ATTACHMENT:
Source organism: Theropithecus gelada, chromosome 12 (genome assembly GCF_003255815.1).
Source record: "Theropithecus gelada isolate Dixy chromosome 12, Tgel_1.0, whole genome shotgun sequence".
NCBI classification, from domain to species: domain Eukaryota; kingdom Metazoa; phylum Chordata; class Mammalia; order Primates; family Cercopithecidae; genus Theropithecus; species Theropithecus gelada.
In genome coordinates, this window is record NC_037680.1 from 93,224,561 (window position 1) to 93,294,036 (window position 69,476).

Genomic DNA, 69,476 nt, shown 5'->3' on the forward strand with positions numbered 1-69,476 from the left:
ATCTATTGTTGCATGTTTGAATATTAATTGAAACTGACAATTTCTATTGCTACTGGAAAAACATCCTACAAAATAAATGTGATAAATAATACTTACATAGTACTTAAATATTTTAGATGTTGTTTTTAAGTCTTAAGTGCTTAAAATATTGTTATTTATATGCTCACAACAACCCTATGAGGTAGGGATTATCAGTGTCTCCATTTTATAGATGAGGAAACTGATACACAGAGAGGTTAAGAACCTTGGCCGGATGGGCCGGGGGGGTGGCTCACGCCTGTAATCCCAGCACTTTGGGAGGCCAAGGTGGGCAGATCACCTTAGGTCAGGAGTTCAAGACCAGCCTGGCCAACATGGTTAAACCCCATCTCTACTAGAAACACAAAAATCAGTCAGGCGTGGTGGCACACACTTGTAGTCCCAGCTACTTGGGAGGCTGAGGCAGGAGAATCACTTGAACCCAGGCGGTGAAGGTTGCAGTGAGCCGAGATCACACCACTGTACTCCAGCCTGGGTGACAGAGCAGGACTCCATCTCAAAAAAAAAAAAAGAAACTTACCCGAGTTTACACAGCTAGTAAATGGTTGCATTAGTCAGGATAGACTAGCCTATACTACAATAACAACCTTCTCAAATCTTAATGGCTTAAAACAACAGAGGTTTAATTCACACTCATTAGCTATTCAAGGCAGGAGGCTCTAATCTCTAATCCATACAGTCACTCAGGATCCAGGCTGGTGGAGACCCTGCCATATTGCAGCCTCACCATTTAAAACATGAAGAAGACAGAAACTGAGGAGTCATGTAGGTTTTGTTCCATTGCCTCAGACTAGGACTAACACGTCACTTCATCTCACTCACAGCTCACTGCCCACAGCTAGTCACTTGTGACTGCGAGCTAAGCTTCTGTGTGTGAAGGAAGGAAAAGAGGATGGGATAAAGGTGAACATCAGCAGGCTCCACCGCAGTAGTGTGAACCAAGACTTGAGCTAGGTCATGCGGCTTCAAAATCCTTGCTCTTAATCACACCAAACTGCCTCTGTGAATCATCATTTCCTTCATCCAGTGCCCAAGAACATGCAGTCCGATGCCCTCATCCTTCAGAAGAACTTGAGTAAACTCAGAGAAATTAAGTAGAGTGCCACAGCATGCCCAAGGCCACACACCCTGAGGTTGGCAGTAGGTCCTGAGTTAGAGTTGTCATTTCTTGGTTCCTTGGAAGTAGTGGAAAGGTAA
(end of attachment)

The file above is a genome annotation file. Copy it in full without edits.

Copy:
Source organism: Theropithecus gelada, chromosome 12 (genome assembly GCF_003255815.1).
Source record: "Theropithecus gelada isolate Dixy chromosome 12, Tgel_1.0, whole genome shotgun sequence".
NCBI classification, from domain to species: domain Eukaryota; kingdom Metazoa; phylum Chordata; class Mammalia; order Primates; family Cercopithecidae; genus Theropithecus; species Theropithecus gelada.
In genome coordinates, this window is record NC_037680.1 from 93,224,561 (window position 1) to 93,294,036 (window position 69,476).

Genomic DNA, 69,476 nt, shown 5'->3' on the forward strand with positions numbered 1-69,476 from the left:
ATCTATTGTTGCATGTTTGAATATTAATTGAAACTGACAATTTCTATTGCTACTGGAAAAACATCCTACAAAATAAATGTGATAAATAATACTTACATAGTACTTAAATATTTTAGATGTTGTTTTTAAGTCTTAAGTGCTTAAAATATTGTTATTTATATGCTCACAACAACCCTATGAGGTAGGGATTATCAGTGTCTCCATTTTATAGATGAGGAAACTGATACACAGAGAGGTTAAGAACCTTGGCCGGATGGGCCGGGGGGGTGGCTCACGCCTGTAATCCCAGCACTTTGGGAGGCCAAGGTGGGCAGATCACCTTAGGTCAGGAGTTCAAGACCAGCCTGGCCAACATGGTTAAACCCCATCTCTACTAGAAACACAAAAATCAGTCAGGCGTGGTGGCACACACTTGTAGTCCCAGCTACTTGGGAGGCTGAGGCAGGAGAATCACTTGAACCCAGGCGGTGAAGGTTGCAGTGAGCCGAGATCACACCACTGTACTCCAGCCTGGGTGACAGAGCAGGACTCCATCTCAAAAAAAAAAAAAGAAACTTACCCGAGTTTACACAGCTAGTAAATGGTTGCATTAGTCAGGATAGACTAGCCTATACTACAATAACAACCTTCTCAAATCTTAATGGCTTAAAACAACAGAGGTTTAATTCACACTCATTAGCTATTCAAGGCAGGAGGCTCTAATCTCTAATCCATACAGTCACTCAGGATCCAGGCTGGTGGAGACCCTGCCATATTGCAGCCTCACCATTTAAAACATGAAGAAGACAGAAACTGAGGAGTCATGTAGGTTTTGTTCCATTGCCTCAGACTAGGACTAACACGTCACTTCATCTCACTCACAGCTCACTGCCCACAGCTAGTCACTTGTGACTGCGAGCTAAGCTTCTGTGTGTGAAGGAAGGAAAAGAGGATGGGATAAAGGTGAACATCAGCAGGCTCCACCGCAGTAGTGTGAACCAAGACTTGAGCTAGGTCATGCGGCTTCAAAATCCTTGCTCTTAATCACACCAAACTGCCTCTGTGAATCATCATTTCCTTCATCCAGTGCCCAAGAACATGCAGTCCGATGCCCTCATCCTTCAGAAGAACTTGAGTAAACTCAGAGAAATTAAGTAGAGTGCCACAGCATGCCCAAGGCCACACACCCTGAGGTTGGCAGTAGGTCCTGAGTTAGAGTTGTCATTTCTTGGTTCCTTGGAAGTAGTGGAAAGGTAA